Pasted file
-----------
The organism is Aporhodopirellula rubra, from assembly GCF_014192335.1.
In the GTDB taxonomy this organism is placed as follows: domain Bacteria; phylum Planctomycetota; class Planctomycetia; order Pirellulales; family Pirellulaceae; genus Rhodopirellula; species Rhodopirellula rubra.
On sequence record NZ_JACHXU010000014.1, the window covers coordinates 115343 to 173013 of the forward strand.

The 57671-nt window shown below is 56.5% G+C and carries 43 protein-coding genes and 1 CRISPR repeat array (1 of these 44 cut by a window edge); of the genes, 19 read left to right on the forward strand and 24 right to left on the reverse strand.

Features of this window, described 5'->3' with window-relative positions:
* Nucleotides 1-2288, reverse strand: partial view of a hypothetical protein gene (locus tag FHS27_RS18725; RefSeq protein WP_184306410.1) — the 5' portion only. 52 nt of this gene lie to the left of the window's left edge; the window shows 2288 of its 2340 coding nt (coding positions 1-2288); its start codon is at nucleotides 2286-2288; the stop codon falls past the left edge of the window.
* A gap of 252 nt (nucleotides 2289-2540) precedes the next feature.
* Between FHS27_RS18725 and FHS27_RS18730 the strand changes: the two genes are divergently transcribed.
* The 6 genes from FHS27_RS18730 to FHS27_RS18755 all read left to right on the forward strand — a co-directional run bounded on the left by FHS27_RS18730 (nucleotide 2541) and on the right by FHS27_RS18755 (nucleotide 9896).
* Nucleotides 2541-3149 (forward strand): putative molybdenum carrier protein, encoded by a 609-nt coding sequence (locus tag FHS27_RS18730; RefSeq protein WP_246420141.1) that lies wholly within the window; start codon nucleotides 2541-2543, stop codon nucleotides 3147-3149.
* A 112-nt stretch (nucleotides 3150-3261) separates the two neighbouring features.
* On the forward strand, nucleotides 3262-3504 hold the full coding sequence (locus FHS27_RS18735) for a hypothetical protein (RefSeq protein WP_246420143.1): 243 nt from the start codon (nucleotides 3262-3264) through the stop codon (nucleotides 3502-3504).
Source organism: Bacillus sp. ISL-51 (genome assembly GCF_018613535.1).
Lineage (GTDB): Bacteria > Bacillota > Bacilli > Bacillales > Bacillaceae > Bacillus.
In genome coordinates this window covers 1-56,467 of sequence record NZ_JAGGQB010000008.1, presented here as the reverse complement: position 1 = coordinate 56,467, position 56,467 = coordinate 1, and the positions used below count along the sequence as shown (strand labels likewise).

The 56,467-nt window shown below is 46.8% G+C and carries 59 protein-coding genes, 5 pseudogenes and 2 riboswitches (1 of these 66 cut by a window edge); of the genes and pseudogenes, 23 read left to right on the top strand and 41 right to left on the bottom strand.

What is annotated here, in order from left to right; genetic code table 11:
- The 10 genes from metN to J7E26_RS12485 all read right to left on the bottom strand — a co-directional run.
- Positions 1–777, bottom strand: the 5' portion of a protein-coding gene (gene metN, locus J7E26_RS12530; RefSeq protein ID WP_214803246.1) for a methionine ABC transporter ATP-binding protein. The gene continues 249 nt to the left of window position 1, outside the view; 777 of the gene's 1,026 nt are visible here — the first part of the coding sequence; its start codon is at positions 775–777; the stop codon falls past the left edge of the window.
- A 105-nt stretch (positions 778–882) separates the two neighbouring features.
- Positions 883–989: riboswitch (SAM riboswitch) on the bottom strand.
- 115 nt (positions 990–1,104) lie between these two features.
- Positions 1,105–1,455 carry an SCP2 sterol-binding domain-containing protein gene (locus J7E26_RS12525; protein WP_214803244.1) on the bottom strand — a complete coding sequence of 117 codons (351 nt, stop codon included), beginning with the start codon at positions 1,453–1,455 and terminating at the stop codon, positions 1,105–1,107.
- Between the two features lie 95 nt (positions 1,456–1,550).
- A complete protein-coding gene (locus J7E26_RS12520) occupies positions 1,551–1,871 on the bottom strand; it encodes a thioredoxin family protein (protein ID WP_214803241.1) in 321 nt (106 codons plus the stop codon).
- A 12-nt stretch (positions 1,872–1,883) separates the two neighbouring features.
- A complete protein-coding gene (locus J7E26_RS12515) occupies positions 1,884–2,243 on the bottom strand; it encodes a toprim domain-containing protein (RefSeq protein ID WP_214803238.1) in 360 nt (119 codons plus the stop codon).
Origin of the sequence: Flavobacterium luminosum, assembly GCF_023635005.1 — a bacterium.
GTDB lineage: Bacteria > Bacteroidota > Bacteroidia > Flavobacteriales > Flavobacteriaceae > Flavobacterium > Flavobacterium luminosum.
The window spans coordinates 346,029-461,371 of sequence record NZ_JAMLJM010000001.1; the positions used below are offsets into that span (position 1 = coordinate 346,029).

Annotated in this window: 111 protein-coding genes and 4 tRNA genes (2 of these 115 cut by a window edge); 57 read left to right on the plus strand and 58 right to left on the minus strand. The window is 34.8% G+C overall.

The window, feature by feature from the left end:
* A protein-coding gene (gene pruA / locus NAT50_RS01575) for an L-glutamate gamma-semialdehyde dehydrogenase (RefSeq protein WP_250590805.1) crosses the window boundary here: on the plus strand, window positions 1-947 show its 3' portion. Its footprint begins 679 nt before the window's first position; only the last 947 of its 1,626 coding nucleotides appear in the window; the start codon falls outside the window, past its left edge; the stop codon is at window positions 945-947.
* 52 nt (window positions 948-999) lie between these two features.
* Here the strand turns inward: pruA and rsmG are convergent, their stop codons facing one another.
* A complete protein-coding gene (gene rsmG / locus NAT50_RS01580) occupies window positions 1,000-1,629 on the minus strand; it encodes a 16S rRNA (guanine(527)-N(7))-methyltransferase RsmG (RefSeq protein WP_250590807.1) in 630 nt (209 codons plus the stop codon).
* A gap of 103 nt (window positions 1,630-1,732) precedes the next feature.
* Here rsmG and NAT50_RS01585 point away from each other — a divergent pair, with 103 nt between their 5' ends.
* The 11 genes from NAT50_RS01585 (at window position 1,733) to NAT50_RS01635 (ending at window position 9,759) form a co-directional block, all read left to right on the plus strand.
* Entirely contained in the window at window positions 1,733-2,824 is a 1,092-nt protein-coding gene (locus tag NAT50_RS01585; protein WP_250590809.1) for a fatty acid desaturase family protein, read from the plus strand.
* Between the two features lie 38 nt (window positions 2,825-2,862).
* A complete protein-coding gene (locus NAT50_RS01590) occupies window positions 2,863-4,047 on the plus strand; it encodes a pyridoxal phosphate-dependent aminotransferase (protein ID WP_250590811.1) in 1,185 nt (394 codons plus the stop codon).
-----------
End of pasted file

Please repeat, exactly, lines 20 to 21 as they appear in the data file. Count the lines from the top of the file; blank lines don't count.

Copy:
- A 105-nt stretch (positions 778–882) separates the two neighbouring features.
- Positions 883–989: riboswitch (SAM riboswitch) on the bottom strand.